Mess with Thanksgiving? What heresy is this? Delicious heresy, it turns out, if the people doing the messing are Daniel Boulud, Wylie Dufresne, and David Shea. To give the most traditional of holiday meals a fresh spin, we asked the masters of French, cutting-edge American, and Brooklyn-homey cuisines to reinterpret Thanksgiving dinner, each in his own way. To keep the participants from straying too far afield, we insisted they center their meals around the classic ingredients: oysters, turkey, Brussels sprouts, sweet potatoes, stuffing, and pumpkin. To keep their creations realistic for the home cook, the cost of the main ingredients couldn’t exceed $150, and the dinner had to go from uncooked to on-the-table in three hours. The dishes found on these pages prove it is never a bad idea to question things.
Not to exceed three hours
Not to exceed $150
Daniel Boulud gives turkey and all the trimmings gourmet élan.
Boulud loves his adopted homeland, but “let’s not kid ourselves,” he says. “Turkey is bland. You need bacon, spices.” His flavorful turkey two ways keeps the breast from drying out before the legs are done. His simple oyster recipe puts the focus on the briny mollusk, while Brussels sprouts fricassee brings a dash of esprit to the mini-cabbage. Crème brûlée in a tiny pumpkin isn’t just dessert; it’s an argument for year-round French and American cuisine overlap.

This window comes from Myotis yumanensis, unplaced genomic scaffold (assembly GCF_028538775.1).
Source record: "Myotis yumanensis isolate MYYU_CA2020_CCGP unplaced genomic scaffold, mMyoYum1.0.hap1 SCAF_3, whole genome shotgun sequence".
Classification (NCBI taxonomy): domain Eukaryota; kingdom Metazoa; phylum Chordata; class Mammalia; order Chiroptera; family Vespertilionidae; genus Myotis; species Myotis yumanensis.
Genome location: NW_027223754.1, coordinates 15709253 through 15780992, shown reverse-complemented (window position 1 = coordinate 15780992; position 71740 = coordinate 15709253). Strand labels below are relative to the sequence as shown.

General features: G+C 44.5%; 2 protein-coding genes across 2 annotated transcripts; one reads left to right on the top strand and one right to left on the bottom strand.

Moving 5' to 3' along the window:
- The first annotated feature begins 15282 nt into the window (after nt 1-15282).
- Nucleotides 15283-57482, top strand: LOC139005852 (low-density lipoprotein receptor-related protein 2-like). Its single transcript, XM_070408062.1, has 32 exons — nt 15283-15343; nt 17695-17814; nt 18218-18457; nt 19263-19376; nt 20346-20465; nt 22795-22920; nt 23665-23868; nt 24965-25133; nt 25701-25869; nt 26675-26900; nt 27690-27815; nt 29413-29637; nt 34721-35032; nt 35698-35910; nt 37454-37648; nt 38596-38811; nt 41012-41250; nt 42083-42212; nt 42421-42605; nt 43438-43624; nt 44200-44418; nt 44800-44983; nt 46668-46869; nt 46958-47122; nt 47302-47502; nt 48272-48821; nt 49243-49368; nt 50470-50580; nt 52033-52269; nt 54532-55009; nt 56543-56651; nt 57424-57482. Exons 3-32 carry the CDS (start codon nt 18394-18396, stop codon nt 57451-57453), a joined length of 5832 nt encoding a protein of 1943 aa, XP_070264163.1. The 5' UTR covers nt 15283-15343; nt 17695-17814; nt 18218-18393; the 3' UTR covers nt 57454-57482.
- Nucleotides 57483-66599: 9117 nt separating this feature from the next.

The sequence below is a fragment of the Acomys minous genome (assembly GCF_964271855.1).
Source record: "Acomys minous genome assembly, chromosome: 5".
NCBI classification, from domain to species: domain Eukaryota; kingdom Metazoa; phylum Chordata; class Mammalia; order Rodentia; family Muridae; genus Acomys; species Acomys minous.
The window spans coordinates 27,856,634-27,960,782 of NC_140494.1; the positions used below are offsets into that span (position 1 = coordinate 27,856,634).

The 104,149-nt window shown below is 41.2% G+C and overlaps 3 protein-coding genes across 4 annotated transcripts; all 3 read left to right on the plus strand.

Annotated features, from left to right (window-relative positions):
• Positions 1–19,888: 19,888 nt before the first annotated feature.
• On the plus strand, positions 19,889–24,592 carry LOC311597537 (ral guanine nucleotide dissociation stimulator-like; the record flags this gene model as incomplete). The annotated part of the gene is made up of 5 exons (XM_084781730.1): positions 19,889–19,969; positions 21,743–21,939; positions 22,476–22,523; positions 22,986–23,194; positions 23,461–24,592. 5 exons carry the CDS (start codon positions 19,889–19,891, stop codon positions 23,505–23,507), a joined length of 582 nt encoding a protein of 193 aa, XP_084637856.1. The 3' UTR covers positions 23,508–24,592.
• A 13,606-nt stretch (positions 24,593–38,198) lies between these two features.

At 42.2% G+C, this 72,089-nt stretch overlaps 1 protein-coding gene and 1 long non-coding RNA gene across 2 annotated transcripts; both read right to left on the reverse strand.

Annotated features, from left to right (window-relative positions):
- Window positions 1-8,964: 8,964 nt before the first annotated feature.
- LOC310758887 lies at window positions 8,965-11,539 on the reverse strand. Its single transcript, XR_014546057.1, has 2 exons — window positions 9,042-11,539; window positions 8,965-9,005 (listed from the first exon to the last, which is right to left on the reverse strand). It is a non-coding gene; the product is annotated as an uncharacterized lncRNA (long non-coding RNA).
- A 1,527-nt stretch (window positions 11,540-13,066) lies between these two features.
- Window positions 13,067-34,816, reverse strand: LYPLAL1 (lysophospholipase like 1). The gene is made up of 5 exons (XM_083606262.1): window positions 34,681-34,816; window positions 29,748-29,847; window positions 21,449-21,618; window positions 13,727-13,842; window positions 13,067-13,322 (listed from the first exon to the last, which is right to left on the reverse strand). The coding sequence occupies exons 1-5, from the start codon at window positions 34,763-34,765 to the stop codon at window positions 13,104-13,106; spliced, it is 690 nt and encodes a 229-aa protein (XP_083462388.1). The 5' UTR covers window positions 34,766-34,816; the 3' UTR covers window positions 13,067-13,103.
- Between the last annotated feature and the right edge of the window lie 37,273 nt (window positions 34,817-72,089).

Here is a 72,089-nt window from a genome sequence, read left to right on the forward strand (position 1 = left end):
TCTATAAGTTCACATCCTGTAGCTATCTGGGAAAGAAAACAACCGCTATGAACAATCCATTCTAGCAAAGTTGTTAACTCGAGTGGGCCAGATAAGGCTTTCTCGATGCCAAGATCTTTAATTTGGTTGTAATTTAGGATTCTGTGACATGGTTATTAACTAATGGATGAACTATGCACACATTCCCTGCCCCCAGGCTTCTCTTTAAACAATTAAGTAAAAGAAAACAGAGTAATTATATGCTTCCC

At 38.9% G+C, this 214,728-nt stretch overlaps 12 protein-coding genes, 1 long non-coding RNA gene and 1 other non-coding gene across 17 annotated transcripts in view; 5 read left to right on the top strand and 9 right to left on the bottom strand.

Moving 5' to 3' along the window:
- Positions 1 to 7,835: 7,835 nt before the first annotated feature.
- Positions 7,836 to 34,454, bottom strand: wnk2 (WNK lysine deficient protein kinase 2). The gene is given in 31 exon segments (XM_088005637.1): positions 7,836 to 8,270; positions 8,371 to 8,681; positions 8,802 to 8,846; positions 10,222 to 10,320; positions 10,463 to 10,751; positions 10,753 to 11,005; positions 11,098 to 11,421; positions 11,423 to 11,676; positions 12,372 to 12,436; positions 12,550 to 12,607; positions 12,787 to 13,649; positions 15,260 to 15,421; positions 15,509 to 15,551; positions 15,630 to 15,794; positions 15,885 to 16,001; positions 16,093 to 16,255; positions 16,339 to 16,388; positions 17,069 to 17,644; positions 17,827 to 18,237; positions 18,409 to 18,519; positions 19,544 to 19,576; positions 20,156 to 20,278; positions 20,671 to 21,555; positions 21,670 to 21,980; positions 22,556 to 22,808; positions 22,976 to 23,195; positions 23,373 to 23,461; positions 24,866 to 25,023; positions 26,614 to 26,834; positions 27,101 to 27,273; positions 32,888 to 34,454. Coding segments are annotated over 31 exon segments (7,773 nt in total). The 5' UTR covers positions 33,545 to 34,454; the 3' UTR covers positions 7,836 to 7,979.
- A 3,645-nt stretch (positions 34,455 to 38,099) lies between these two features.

• Oysters Danish Style With Cucumber and Pickled-Shallot Relish
• Brussels Sprouts Fricassee
• Roasted Turkey Ballottine Wrapped in Bacon and Braised Turkey Legs With Sweet Potatoes, Rosemary, and Orange
• Pumpkin Crème Brûlée
Turkey spaetzle, flattened oysters, and pumpkin-and-seaweed custard, à la Wylie Dufresne.
Who better to turn Thanksgiving inside out than the culinary mad scientist Dufresne? Classic oyster stuffing became paper-thin crudo with savory topping. The turkey? “I originally thought of turkey tetrazzini, making noodles with the turkey, but that needed special equipment,” Dufresne says, so he simplified to spaetzle—then tossed most of the rest of the meal in with it. The pumpkin is blended with—what else?—seaweed-derived carrageenan to create the creamy custard finale.
David and Laura Shea make Mom’s versions—only better.
David and Laura Shea, Applewood’s husband-and-wife team (he’s the chef, she runs the place), heap seasonal favorites upon seasonal favorites: oyster-and-leek soup, stuffing with chestnuts, Brussels sprouts with bacon, pumpkin pie with pecan-caramel sauce. All market-driven, and aided by an old-fashioned secret: lots of butter and cream. It’s Thanksgiving, David says. “Why count calories?”
• Malpeque-Oyster-and-Leek Soup
• Roasted Turkey With Toasted-Chestnut Stuffing
• Sweet-Potato Gratin
• Caramelized Brussels Sprouts With Applewood-Smoked Bacon, Lemon, and Brown Butter
• Pumpkin Pie With Pecan-Caramel Sauce and Sweet Cream